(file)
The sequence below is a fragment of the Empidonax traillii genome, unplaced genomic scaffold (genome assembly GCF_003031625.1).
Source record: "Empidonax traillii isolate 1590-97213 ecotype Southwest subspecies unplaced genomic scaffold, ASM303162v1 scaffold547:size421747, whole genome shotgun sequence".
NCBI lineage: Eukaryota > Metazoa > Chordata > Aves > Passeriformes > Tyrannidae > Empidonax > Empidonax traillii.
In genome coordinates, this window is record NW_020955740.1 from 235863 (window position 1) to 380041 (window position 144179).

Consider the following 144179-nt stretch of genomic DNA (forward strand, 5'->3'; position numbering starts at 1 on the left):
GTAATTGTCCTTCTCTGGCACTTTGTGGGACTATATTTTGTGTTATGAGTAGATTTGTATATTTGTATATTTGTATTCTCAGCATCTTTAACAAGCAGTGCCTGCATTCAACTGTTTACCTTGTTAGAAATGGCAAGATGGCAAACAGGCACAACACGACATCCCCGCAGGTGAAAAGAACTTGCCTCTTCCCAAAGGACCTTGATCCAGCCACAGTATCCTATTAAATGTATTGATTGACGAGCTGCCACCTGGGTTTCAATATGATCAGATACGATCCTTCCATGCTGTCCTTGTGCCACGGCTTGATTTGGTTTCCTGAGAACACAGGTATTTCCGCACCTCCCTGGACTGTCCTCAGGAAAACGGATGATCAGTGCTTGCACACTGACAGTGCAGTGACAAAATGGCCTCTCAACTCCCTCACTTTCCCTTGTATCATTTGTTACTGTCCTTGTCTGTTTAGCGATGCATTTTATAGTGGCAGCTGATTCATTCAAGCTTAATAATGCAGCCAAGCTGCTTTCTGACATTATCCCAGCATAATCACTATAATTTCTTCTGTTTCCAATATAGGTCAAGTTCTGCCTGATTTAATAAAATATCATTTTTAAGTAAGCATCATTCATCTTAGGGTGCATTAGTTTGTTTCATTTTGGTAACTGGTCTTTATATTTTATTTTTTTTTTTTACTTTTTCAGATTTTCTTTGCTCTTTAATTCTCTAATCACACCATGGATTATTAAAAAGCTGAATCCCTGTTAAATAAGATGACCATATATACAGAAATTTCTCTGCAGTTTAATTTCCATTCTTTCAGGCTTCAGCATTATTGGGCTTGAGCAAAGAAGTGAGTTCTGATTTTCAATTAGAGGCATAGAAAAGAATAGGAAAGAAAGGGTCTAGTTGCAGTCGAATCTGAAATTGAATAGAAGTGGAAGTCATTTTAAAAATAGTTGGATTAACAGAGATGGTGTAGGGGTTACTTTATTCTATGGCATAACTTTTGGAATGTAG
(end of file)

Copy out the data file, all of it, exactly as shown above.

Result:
The sequence below is a fragment of the Empidonax traillii genome, unplaced genomic scaffold (genome assembly GCF_003031625.1).
Source record: "Empidonax traillii isolate 1590-97213 ecotype Southwest subspecies unplaced genomic scaffold, ASM303162v1 scaffold547:size421747, whole genome shotgun sequence".
NCBI lineage: Eukaryota > Metazoa > Chordata > Aves > Passeriformes > Tyrannidae > Empidonax > Empidonax traillii.
In genome coordinates, this window is record NW_020955740.1 from 235863 (window position 1) to 380041 (window position 144179).

Consider the following 144179-nt stretch of genomic DNA (forward strand, 5'->3'; position numbering starts at 1 on the left):
GTAATTGTCCTTCTCTGGCACTTTGTGGGACTATATTTTGTGTTATGAGTAGATTTGTATATTTGTATATTTGTATTCTCAGCATCTTTAACAAGCAGTGCCTGCATTCAACTGTTTACCTTGTTAGAAATGGCAAGATGGCAAACAGGCACAACACGACATCCCCGCAGGTGAAAAGAACTTGCCTCTTCCCAAAGGACCTTGATCCAGCCACAGTATCCTATTAAATGTATTGATTGACGAGCTGCCACCTGGGTTTCAATATGATCAGATACGATCCTTCCATGCTGTCCTTGTGCCACGGCTTGATTTGGTTTCCTGAGAACACAGGTATTTCCGCACCTCCCTGGACTGTCCTCAGGAAAACGGATGATCAGTGCTTGCACACTGACAGTGCAGTGACAAAATGGCCTCTCAACTCCCTCACTTTCCCTTGTATCATTTGTTACTGTCCTTGTCTGTTTAGCGATGCATTTTATAGTGGCAGCTGATTCATTCAAGCTTAATAATGCAGCCAAGCTGCTTTCTGACATTATCCCAGCATAATCACTATAATTTCTTCTGTTTCCAATATAGGTCAAGTTCTGCCTGATTTAATAAAATATCATTTTTAAGTAAGCATCATTCATCTTAGGGTGCATTAGTTTGTTTCATTTTGGTAACTGGTCTTTATATTTTATTTTTTTTTTTTACTTTTTCAGATTTTCTTTGCTCTTTAATTCTCTAATCACACCATGGATTATTAAAAAGCTGAATCCCTGTTAAATAAGATGACCATATATACAGAAATTTCTCTGCAGTTTAATTTCCATTCTTTCAGGCTTCAGCATTATTGGGCTTGAGCAAAGAAGTGAGTTCTGATTTTCAATTAGAGGCATAGAAAAGAATAGGAAAGAAAGGGTCTAGTTGCAGTCGAATCTGAAATTGAATAGAAGTGGAAGTCATTTTAAAAATAGTTGGATTAACAGAGATGGTGTAGGGGTTACTTTATTCTATGGCATAACTTTTGGAATGTAG